Supply chain failure is considered a top threat to life science companies, second only to intellectual property theft. Despite the risks, the market for contract manufacturers continues to grow at a rapid pace. In fact, experts predict the global contract manufacturing market for pharmaceuticals will exceed $79 billion in 2019.
There are several reasons for this rapid growth:
- Contract manufacturing allows companies to increase capacity without the overhead of increasing their own staff and production capabilities. This lets companies move more drugs through the pipeline of FDA approvals faster.
- For some startups with almost no manufacturing capability, it is the only route to manufacturing their products.
- Suppliers and contract manufacturers can provide specialized expertise that helps expedite the drug development and manufacturing process.
To achieve these benefits while mitigating the risks, many companies turn to supplier quality agreements as a way to ensure compliance with internal and regulatory standards.
In this post, we’ll look at 7 must-haves for your supplier quality agreements.
1. Set Clear Expectations
While there may be unexpected hiccups in the contract manufacturing process, these don’t have to be a surprise. Set milestones and make avenues for regular communications so that all parties can stay informed and on track. Be sure you and your supplier adopt a “no surprises” approach to doing business.
A Quality Management System (QMS) can help, allowing you to centralize communications and track issues without having to worry about key information getting buried or lost in an email chain.
2. Determine Third-Party Requirements
Be sure to stipulate if your supplier can utilize third parties to fulfill their obligations, and if so, which third parties and what requirements apply to them. If you are expecting your intermediates from one supplier who farms that out to another supplier, it’s important to think about how this can impact your process.
Because it’s not just your suppliers that can harm your reputation—it’s also your suppliers’ suppliers.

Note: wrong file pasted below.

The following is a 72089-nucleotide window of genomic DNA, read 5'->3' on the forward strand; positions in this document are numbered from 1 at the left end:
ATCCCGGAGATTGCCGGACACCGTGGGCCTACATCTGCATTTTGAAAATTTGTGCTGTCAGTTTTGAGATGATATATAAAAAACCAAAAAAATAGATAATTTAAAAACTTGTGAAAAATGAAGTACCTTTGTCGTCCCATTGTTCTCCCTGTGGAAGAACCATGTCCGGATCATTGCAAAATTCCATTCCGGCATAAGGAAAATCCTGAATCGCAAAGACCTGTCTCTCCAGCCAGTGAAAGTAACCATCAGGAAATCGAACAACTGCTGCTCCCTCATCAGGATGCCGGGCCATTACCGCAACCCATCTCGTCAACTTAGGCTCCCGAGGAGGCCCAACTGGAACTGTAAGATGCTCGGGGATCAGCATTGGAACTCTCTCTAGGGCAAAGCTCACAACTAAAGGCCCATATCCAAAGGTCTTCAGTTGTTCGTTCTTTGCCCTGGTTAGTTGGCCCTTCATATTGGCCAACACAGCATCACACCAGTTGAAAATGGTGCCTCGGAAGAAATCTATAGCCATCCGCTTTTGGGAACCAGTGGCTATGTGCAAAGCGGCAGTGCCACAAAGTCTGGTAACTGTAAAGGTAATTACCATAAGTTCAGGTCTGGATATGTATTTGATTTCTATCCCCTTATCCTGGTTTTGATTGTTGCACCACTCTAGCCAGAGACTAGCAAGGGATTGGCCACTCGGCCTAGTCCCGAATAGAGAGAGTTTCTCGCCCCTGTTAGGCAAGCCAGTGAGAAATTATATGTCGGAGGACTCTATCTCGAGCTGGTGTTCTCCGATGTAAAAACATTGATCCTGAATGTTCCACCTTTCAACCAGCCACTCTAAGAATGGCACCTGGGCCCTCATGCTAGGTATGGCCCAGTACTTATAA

3. Consider Storage and Shipment
Storage and shipment requirements are an important part of any supplier quality agreement. These may include:
- Stipulations regarding where raw materials are manufactured, a key consideration when contract manufacturers have multiple sites.
- Any pre-shipment requirements, such as requiring the supplier to inspect products according to to your checklist before sending any shipments to you. An integrated system makes it easy to do this by granting suppliers secure, permissions-based access to Supplier Quality Management applications within the QMS.
- Temperature and other conditions for storage. For example, when purchasing chemicals that aren’t stable through multiple freeze-thaw cycles, you might stipulate that the product be stored frozen and arrive frozen.
4. Determine Documentation Needed
What type of process validation do you require? Do you need in-process information, or just certificate of analysis on the end product they deliver? It’s critical that you specify what needs to be in the certificate of analysis to prove product identity, quality and purity.
You should also be sure your agreement stipulates exactly what will be provided with the materials they deliver, at what level of purity, by what measure, and the timeframe for delivery.
5. Outline Conflict Resolution
Any solid agreement should have a defined conflict resolution process. While nobody wants to have to use a conflict resolution process, the time to develop these processes is long before you need them. In fact, just having them in place can help you avoid problems down the road.
6. Define All Terms
It’s essential that you define all terms used in your supplier quality agreements to help avoid confusion later. That includes a well-defined scope, which ensures that both parties are clear about what’s included.
Your supplier or contract manufacturer is your partner, so you want to let them know up front what it takes to be successful and earn your future business.
7. Include Expectations Around QMS Use
If you’re using the QMS to extend compliance responsibilities to suppliers, your agreement should clearly outline expectations for their participation.
Using the QMS to gain visibility into supplier processes is essential to mitigating risk. It also allows for real-time information sharing, but only if suppliers engage with your process.
The QMS is your number one tool for mitigating risk and ultimately, enforcing your agreement. The increased visibility combined with a strong agreement is what sets you up for a successful relationship. And at the end of the day, investing in long-term supplier relationships is much more efficient than having to build new ones from scratch.